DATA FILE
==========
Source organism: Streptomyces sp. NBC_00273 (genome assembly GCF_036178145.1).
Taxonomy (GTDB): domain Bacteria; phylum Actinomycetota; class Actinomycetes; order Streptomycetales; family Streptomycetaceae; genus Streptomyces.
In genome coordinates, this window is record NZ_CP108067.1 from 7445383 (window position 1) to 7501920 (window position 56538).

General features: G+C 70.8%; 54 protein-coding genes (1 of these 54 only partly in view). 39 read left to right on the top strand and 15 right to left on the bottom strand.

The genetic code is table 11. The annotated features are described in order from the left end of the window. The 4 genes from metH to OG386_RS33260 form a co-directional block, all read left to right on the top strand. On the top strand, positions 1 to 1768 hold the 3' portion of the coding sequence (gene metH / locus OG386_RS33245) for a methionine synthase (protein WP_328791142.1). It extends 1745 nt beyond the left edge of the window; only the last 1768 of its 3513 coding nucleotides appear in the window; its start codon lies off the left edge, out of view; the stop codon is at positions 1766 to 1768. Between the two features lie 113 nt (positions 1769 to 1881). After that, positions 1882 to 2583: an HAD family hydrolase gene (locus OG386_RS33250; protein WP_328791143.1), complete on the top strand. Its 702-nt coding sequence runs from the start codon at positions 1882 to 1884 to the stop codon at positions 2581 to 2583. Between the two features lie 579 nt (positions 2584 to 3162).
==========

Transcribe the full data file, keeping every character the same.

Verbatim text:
Source organism: Streptomyces sp. NBC_00273 (genome assembly GCF_036178145.1).
Taxonomy (GTDB): domain Bacteria; phylum Actinomycetota; class Actinomycetes; order Streptomycetales; family Streptomycetaceae; genus Streptomyces.
In genome coordinates, this window is record NZ_CP108067.1 from 7445383 (window position 1) to 7501920 (window position 56538).

General features: G+C 70.8%; 54 protein-coding genes (1 of these 54 only partly in view). 39 read left to right on the top strand and 15 right to left on the bottom strand.

The genetic code is table 11. The annotated features are described in order from the left end of the window. The 4 genes from metH to OG386_RS33260 form a co-directional block, all read left to right on the top strand. On the top strand, positions 1 to 1768 hold the 3' portion of the coding sequence (gene metH / locus OG386_RS33245) for a methionine synthase (protein WP_328791142.1). It extends 1745 nt beyond the left edge of the window; only the last 1768 of its 3513 coding nucleotides appear in the window; its start codon lies off the left edge, out of view; the stop codon is at positions 1766 to 1768. Between the two features lie 113 nt (positions 1769 to 1881). After that, positions 1882 to 2583: an HAD family hydrolase gene (locus OG386_RS33250; protein WP_328791143.1), complete on the top strand. Its 702-nt coding sequence runs from the start codon at positions 1882 to 1884 to the stop codon at positions 2581 to 2583. Between the two features lie 579 nt (positions 2584 to 3162).